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South Dakota Advocacy Services is South Dakota’s gubernatorial designated protection and advocacy (P&A) system. P&As are mandated under various federal statutes (see next section) to provide legal representation and other advocacy services to all eligible persons with disabilities. These services are provided through a variety of vehicles: individual representation, educating policy makers, advocacy for groups, information and referral services, rights education, and self-advocacy training.
The fundamental mission of the P&A system is to respond to allegations of abuse, neglect, and violations of the rights of individuals with disabilities, including discrimination based on disability. P&As devote considerable resources to develop capacities of individuals with disabilities, ensuring full access to inclusive educational programs, financial entitlement programs (e.g., Medicaid and Social Security), health care, accessible housing, and productive employment opportunities.
P&As accomplish these goals by pursuing legal, administrative, and other appropriate remedies under all appropriate federal, state, and local laws (e.g., the Americans with Disabilities Act, the Individuals with Disabilities Education Act, and the Fair Housing Act).
Mission StatementTo protect and advocate the rights of South Dakotans with disabilities through legal, administrative, and other remedies.
SD Advocacy Programs
Protection and Advocacy Developmental Disabilities Program (PADD) (1977) The first of these statutory programs, the Developmental Disabilities Assistance and Bill of Rights (DD) Act (42 U.S.C. 6001 et seq.), established the P&A system in 1975. (Regulations implementing the statute are published at 45 CFR Part 1386.) The statute’s passage was prompted in part by reports of inhumane and horrific conditions at Willowbrook, a New York State institution for persons with developmental disabilities. The Act was passed to protect the human and civil rights of this and similar vulnerable populations. Congress recognized that a federally directed system of legal advocacy is necessary “to ensure the humane care, treatment, habilitation, and protection” of persons with mental retardation and other developmental disabilities. Persons are eligible for service under the DD Act only if they have a severe, chronic disability which manifested before the age of 22 and which results in substantial functional limitations in three or more major life activities. Such disabilities include mental retardation, autism, and cerebral palsy.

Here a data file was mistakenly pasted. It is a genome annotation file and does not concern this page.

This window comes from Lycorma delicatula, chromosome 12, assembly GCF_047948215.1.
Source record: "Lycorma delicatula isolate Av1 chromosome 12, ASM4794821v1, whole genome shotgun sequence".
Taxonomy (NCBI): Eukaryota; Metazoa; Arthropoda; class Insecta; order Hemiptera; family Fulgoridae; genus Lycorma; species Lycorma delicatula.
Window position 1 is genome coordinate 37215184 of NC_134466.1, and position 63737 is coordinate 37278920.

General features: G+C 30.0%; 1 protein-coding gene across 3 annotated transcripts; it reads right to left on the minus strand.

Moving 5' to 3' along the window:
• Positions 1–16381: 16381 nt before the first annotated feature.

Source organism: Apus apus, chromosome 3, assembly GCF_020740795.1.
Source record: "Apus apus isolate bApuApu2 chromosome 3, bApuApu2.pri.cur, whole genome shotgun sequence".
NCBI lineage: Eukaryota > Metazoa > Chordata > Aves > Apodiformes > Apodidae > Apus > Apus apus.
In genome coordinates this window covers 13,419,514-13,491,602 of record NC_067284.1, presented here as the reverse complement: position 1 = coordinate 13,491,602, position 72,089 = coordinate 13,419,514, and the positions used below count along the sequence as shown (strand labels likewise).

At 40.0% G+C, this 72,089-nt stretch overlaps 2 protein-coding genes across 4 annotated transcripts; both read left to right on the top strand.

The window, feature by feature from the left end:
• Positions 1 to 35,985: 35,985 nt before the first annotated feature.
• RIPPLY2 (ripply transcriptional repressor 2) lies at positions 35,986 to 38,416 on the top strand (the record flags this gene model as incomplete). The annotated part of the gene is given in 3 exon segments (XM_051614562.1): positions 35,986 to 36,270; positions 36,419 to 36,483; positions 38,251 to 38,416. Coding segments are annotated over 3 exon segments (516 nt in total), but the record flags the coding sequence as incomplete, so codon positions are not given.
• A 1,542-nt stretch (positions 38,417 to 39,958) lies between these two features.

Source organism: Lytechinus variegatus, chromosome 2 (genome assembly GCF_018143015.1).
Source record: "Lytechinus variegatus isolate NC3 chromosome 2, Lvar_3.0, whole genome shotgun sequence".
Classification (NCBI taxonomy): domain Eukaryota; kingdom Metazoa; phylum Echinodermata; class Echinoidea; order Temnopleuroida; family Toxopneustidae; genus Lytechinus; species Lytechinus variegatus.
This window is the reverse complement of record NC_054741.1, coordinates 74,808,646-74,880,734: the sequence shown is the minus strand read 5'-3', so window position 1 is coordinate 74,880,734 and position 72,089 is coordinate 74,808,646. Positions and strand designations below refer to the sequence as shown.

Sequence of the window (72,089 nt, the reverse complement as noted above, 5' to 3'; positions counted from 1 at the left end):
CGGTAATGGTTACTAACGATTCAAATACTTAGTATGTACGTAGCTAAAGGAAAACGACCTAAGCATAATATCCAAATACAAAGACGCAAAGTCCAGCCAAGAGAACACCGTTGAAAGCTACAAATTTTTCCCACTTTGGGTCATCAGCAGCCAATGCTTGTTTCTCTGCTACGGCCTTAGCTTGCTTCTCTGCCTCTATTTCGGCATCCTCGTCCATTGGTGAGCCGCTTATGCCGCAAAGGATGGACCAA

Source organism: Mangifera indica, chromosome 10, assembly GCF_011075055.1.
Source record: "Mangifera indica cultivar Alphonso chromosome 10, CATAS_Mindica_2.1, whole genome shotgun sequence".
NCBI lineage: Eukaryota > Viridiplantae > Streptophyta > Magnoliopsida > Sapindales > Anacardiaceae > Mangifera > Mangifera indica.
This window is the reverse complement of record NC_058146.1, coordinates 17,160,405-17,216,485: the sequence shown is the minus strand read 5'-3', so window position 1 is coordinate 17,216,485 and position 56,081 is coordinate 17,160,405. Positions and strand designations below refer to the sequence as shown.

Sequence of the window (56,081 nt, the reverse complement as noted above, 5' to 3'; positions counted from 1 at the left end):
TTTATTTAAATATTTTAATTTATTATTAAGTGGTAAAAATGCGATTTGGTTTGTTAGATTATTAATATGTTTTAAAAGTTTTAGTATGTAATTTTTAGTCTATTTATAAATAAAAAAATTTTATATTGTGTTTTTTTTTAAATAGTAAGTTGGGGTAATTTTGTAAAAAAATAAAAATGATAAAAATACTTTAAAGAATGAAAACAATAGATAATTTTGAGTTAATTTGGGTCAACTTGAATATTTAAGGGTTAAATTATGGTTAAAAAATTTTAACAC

Client Assistance Program (CAP) (1984) Through the Rehabilitation Act, Congress also established a related but more limited advocacy program called the Client Assistance Program (CAP). It was established as a mandatory formula grant program by the 1984 Amendments to the Rehabilitation Act (29 U.S.C. 732). Under this program, protection and advocacy systems are mandated to provide information and assistance to individuals seeking or receiving vocational rehabilitation services under the Rehabilitation Act, including assistance in pursuing administrative, legal, and other appropriate remedies to ensure the protection of their rights. Services provided in this program are also extended to individuals receiving or seeking services from the state division providing services to persons who are blind and visually impaired.
Protection and Advocacy for Individuals with Mental Illness Program (PAIMI) (1986) In 1986, following congressional hearings and investigations which substantiated numerous reports of abuse and neglect in state psychiatric hospitals, former Senator Weicker introduced the bill which eventually became the Protection and Advocacy for Individuals with Mental Illness Act of 1986 (the PAIMI Act), 42 U.S.C. 10801 et seq. (The program’s regulations are published at 42 CFR Part 51.) The PAIMI Act, modeled after the DD Act, extends similar protections to persons with mental illness who reside in facilities. In passing this legislation, congress recognized the existing state systems responsible for protecting the rights of this population varied widely and were frequently inadequate. Eligibility under the PAIMI Program is generally limited to those persons with a significant mental illness or emotional impairment who are inpatients or residents of a treatment facility (including any private or public residential setting that provides overnight care such as hospitals, prisons, jails, and nursing homes).